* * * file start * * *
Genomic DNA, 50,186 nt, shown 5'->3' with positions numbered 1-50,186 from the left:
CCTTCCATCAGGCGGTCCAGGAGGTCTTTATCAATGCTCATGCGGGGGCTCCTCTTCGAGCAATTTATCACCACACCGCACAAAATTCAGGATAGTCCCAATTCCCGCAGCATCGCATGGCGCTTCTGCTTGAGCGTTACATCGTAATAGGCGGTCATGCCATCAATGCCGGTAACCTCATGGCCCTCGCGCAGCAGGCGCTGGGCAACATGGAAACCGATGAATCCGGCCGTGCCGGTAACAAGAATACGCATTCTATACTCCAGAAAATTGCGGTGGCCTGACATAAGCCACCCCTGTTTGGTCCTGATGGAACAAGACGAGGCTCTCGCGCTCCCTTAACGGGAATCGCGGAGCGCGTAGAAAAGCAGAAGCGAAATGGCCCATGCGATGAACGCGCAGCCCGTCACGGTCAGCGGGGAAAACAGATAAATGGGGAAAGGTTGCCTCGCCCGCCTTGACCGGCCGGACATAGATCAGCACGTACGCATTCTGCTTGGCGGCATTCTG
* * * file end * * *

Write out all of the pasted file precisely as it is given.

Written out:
Genomic DNA, 50,186 nt, shown 5'->3' with positions numbered 1-50,186 from the left:
CCTTCCATCAGGCGGTCCAGGAGGTCTTTATCAATGCTCATGCGGGGGCTCCTCTTCGAGCAATTTATCACCACACCGCACAAAATTCAGGATAGTCCCAATTCCCGCAGCATCGCATGGCGCTTCTGCTTGAGCGTTACATCGTAATAGGCGGTCATGCCATCAATGCCGGTAACCTCATGGCCCTCGCGCAGCAGGCGCTGGGCAACATGGAAACCGATGAATCCGGCCGTGCCGGTAACAAGAATACGCATTCTATACTCCAGAAAATTGCGGTGGCCTGACATAAGCCACCCCTGTTTGGTCCTGATGGAACAAGACGAGGCTCTCGCGCTCCCTTAACGGGAATCGCGGAGCGCGTAGAAAAGCAGAAGCGAAATGGCCCATGCGATGAACGCGCAGCCCGTCACGGTCAGCGGGGAAAACAGATAAATGGGGAAAGGTTGCCTCGCCCGCCTTGACCGGCCGGACATAGATCAGCACGTACGCATTCTGCTTGGCGGCATTCTG